About worship in the Chapel
All of our Chapel services, based in the rites of the Church of England, are open to everyone – whether faith is new or familiar or totally alien to you, and whatever life-story you bring as you join us. Every person is welcome. At services of the Eucharist, Christians of all denominations are invited to receive Holy Communion, and a prayer of blessing is always offered for any preferring not to receive the bread and wine.
All services in the Chapel are open to the public.
During Full Term, services are sung by the Choir as follows:
Sunday 6.00 pm: College Evensong
Monday 6.00 pm: Choral Reflection
Tuesday 6.00 pm: Choral Evensong
Wednesday 9.00 pm: Compline (Night Prayer)
Thursday 6.00 pm: Choral Evensong, Choral Eucharist or College Communion
During Full Term, Morning Prayer is said at 8.15 am, Monday to Friday. There are typically no choral services in the University vacations (except as advertised), but Compline continues to be sung on Wednesday evenings.
About worship in the Chapel
Choral Evensong (or ‘College Evensong’ on Sundays) is traditionally a place where all might take a moment to sit with eternity. It does not require much of the worshipper except their presence. It offers calm in the midst of life’s storms, allowing each person to enter as much or as little into its conversation of worship as they might, today, manage. Led by choir and minister, with readings from the Old and New Testaments, it is a prayerful dialogue of hope and fulfilment into which we place our own daily reality. On Sundays there is a sermon, often from a visiting preacher. There is an opportunity to meet the preacher and enjoy a drink after the service. Choral Reflection is a more informal form of Evensong, taking one idea or Scripture each term and shaping a series of responses around it.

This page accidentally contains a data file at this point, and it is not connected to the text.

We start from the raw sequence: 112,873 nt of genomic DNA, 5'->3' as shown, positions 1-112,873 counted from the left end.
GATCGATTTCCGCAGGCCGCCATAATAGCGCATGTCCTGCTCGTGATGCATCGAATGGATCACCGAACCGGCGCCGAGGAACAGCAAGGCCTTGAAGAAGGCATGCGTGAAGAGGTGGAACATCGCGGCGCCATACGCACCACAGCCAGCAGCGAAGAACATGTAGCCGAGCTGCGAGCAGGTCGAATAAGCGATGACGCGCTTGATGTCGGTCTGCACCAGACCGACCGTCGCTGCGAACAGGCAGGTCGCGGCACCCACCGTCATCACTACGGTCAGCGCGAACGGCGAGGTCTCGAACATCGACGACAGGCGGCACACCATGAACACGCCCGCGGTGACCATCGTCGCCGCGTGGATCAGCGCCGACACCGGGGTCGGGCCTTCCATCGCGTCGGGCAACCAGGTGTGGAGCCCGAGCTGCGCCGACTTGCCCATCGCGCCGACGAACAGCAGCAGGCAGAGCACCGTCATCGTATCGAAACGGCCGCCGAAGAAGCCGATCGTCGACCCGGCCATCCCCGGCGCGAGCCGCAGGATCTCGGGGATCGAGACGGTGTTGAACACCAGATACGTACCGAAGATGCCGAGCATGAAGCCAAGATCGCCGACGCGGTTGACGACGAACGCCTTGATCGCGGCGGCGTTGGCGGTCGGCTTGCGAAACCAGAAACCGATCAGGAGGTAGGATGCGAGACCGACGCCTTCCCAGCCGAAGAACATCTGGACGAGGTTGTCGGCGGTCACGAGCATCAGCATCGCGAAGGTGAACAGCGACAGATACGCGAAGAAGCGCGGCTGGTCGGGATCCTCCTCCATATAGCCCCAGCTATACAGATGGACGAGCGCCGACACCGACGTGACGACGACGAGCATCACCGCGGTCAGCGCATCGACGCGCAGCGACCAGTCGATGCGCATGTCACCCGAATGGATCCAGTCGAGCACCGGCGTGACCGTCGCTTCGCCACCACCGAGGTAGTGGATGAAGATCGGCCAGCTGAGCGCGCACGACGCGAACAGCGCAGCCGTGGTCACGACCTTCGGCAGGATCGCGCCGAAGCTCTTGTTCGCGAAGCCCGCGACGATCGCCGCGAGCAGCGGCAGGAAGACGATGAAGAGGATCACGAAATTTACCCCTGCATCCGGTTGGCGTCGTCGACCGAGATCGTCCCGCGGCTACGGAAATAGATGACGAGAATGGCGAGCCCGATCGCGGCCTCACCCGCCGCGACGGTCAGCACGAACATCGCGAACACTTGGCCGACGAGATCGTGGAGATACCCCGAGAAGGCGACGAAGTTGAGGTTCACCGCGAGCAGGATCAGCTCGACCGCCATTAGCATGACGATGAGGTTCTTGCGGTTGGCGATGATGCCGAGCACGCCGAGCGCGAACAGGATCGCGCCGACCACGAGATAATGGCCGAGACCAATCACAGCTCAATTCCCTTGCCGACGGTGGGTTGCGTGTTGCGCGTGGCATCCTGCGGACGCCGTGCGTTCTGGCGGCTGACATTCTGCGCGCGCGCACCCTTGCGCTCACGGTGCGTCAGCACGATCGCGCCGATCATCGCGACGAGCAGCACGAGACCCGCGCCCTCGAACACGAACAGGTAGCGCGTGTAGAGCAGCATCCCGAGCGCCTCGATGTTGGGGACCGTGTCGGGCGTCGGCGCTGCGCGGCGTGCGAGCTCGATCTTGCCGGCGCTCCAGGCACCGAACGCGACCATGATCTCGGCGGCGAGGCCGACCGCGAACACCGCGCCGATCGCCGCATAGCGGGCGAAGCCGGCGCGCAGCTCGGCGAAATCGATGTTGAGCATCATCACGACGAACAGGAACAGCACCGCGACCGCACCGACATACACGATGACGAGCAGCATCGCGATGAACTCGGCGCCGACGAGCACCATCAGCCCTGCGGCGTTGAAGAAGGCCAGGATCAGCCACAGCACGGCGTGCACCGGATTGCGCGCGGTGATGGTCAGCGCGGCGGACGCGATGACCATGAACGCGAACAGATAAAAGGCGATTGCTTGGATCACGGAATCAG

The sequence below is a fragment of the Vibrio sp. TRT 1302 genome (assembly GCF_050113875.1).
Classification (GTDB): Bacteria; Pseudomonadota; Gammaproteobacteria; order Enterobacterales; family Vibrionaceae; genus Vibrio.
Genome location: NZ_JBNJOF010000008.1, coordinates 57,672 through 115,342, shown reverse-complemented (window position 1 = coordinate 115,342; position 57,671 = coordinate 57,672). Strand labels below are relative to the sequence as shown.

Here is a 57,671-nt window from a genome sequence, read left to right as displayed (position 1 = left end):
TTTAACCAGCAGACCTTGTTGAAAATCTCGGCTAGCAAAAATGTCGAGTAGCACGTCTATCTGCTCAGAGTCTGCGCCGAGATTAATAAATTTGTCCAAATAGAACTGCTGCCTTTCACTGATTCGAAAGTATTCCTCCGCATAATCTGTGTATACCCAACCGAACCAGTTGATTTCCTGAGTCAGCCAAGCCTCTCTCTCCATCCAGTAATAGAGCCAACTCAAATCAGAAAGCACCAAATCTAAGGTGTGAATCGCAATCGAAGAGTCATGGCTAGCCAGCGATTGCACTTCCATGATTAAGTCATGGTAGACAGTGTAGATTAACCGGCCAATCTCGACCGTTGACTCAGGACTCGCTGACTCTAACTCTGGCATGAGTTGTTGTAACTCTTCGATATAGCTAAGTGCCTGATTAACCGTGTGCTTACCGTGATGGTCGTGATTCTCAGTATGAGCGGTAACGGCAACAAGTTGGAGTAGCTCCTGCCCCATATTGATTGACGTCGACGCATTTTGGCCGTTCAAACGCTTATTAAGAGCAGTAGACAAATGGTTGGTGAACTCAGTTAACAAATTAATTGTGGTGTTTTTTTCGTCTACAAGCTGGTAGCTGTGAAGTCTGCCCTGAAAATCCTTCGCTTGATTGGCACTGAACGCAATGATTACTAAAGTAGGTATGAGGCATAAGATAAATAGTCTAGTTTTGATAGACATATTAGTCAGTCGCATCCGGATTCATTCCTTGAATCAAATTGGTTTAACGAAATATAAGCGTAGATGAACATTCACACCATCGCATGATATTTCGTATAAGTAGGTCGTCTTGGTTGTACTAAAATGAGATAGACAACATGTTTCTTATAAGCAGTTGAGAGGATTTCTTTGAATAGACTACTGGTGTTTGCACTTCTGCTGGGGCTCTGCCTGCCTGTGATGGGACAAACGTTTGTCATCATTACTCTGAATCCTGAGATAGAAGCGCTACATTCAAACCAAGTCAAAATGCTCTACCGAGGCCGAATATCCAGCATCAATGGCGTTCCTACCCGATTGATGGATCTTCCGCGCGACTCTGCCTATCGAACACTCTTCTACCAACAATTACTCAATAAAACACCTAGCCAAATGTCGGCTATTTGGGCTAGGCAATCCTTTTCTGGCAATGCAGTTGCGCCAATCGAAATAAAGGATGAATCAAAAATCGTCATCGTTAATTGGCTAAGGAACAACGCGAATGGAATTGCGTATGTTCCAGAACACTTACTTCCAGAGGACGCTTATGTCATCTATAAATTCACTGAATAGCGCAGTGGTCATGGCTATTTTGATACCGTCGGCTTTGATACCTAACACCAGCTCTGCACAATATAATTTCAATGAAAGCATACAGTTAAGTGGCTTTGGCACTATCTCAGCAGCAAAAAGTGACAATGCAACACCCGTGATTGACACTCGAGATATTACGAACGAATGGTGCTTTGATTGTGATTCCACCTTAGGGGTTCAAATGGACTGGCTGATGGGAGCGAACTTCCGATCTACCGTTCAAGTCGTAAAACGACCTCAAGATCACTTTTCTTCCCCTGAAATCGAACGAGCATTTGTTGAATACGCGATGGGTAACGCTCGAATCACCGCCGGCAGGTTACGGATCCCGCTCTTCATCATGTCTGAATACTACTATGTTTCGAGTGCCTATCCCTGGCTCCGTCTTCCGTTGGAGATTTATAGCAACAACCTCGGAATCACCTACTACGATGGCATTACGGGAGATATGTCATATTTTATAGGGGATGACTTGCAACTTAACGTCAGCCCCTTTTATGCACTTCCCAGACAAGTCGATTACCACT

The Eucharist (also known as the Mass, or Holy Communion), seeks more participation from the worshipper. At its heart it always tells the same story, the story of God’s love in Jesus, dying on a cross, rising from a tomb. A body broken. Blood poured out. But also we are invited to find in each and every Communion not merely the story of long ago and far away: through timeless music and the prayers of the ages we discover the story of God’s love in Jesus touching the thousand deaths we die each day, and raising us up. People broken, lives poured out, and bread and wine taken so that we too might receive hope and life and forgiveness. And perhaps, as we walk away afterwards, our individual and common worlds may gently be re-tuned to a key of thankfulness.
Compline, or Night Prayer, guides us by candlelight through a collection of chanted psalms, readings, and prayers that date back to the time of St Benedict (author of the monastic Rule on which the life of our predecessor, Gloucester College, was based) to find stillness and rest at the end of the day.